Thanks to longform.org for spotlighting another thought-provoking piece by Dr. Atul Gawande in the New Yorker. The tag line is: Hellhole: The United States holds tens of thousands of inmates in long-term solitary confinement. Is this torture?

Dr. Gawande’s reporting builds a strong case for “Yes.” Some interesting bullet points:

  • America holds at least 25,000 inmates in solitary confinement in Supermax prisons
  • More than a century ago, the U.S. Supreme Court considered banning solitary confinement
  • A 2003 analysis of Arizona, Illinois, and Minnesota found that levels of inmate-on-inmate violence were unchanged after their supermax prisons opened
  • The state of Maine has more inmates in long-term solitary than does all of England

Supermax prisons and the long-term isolation of large numbers of inmates, Dr. Gawande notes, is only a decades-old concept in the American prison system. However, in the 1890 SCOTUS case, Medley vs. U.S., the court takes note of a solitary confinement system in Philadelphia back in 1787. The conditions and consequences, noted more than two centuries ago, aren’t much different than what Dr. Gawande describes today:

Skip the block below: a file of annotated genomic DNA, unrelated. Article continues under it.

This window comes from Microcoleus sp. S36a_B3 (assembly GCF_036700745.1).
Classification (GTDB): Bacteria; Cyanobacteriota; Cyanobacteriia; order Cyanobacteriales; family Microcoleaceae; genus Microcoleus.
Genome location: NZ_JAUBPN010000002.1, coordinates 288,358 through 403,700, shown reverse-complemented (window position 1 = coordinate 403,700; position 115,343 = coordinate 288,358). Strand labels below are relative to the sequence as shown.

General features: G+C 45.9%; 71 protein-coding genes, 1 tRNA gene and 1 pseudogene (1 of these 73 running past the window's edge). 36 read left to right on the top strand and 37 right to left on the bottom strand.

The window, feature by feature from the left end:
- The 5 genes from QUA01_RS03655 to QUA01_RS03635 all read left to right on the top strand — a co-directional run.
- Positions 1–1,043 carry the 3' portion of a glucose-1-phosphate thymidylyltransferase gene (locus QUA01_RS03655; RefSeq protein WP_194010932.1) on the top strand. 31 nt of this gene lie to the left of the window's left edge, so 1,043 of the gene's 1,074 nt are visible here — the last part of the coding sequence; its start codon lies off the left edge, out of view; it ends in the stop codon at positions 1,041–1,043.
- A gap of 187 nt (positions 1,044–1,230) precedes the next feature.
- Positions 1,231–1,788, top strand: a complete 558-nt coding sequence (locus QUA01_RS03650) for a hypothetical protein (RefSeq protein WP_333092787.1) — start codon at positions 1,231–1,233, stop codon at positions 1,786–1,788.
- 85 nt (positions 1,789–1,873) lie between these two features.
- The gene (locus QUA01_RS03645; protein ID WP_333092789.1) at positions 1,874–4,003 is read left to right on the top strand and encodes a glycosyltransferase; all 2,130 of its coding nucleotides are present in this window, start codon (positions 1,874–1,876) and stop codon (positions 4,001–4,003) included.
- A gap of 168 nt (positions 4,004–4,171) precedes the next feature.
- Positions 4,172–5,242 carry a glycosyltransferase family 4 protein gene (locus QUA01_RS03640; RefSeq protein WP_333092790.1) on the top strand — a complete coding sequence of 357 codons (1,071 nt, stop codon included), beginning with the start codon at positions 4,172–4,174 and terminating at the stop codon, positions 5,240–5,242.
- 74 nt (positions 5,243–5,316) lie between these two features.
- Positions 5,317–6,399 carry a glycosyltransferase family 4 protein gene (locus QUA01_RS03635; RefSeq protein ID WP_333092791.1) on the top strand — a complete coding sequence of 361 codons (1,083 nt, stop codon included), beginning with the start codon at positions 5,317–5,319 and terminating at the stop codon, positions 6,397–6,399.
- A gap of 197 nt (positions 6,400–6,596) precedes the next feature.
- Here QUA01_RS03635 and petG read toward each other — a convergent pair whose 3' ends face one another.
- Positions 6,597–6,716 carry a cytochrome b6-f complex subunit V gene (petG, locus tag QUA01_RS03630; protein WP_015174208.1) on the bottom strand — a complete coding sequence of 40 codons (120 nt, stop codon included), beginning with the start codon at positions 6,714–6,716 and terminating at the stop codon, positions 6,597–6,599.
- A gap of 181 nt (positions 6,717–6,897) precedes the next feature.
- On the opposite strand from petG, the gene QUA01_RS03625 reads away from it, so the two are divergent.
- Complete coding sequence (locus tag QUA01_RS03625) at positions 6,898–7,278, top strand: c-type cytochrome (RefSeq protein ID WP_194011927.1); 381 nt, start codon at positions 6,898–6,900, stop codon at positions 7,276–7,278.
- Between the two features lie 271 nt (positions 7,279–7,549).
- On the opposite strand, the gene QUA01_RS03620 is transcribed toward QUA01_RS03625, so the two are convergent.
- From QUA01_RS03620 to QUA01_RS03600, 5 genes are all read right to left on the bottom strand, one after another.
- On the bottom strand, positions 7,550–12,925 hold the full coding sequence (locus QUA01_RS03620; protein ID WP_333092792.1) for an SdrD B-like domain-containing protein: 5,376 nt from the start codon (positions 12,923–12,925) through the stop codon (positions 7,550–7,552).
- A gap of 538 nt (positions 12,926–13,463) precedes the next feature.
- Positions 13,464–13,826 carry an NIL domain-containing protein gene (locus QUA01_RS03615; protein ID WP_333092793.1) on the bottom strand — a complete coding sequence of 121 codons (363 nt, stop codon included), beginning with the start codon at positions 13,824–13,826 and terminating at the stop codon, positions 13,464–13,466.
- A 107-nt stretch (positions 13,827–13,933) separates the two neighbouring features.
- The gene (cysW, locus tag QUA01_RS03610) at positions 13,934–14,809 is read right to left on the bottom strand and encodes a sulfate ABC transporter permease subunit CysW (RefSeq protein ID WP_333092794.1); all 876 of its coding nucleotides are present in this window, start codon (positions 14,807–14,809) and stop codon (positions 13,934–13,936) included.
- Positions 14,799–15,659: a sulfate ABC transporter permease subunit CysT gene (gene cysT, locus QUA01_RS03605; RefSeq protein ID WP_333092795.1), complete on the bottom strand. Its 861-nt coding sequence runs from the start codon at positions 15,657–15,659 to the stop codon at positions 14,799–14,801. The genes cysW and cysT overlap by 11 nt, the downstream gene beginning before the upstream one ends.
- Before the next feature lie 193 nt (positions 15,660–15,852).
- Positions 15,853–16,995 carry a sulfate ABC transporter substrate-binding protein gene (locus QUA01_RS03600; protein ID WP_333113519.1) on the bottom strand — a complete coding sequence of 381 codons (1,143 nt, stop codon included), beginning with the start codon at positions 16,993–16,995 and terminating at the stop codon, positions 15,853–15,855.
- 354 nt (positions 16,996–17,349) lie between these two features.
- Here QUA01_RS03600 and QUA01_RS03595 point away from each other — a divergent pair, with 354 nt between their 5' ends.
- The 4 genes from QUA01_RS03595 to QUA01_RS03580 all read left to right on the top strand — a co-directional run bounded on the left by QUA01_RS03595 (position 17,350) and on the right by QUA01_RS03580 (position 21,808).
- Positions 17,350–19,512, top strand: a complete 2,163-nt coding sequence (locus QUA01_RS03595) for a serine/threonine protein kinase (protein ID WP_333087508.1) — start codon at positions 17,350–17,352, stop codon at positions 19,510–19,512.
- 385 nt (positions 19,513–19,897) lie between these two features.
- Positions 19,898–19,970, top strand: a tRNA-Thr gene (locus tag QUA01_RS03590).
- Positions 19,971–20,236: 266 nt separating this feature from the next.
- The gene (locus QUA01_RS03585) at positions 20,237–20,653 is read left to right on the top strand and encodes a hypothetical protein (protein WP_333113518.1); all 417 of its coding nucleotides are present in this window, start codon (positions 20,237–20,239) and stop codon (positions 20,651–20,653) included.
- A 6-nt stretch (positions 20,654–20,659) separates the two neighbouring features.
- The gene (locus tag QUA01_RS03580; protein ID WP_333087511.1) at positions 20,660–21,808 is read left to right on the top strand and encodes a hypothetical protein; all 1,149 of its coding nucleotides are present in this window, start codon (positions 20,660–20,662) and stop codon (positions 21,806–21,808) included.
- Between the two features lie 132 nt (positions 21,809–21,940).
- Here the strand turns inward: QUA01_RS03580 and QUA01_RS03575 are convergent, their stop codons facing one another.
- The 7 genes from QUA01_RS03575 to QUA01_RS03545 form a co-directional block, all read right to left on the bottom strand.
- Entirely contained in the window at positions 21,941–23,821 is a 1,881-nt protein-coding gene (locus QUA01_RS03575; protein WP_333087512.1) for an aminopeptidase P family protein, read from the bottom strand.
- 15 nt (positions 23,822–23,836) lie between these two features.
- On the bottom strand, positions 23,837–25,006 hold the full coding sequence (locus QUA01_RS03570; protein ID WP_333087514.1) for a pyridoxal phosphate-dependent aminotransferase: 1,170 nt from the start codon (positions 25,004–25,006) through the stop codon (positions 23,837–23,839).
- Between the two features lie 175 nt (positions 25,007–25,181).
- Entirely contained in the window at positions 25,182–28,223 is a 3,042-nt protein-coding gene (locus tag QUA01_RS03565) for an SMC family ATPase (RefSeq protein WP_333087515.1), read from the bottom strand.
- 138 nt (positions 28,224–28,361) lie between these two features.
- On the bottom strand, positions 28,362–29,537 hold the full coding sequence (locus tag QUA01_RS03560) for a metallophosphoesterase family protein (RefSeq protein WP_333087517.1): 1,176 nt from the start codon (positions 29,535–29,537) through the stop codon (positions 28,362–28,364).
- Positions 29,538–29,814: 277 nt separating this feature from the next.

The peculiarities of this system were the complete isolation of the prisoner from all human society, and his confinement in a cell of considerable size, so arranged that he had no direct intercourse with or sight of any human being and no employment or instruction….

A considerable number of the prisoners fell, after even a short confinement, into a semi-fatuous condition, from which it was next to impossible to arouse them, and others became violently insane; others still committed suicide, while those who stood the ordeal better were not generally reformed, and in most cases did not recover sufficient mental activity to be of any subsequent service to the community.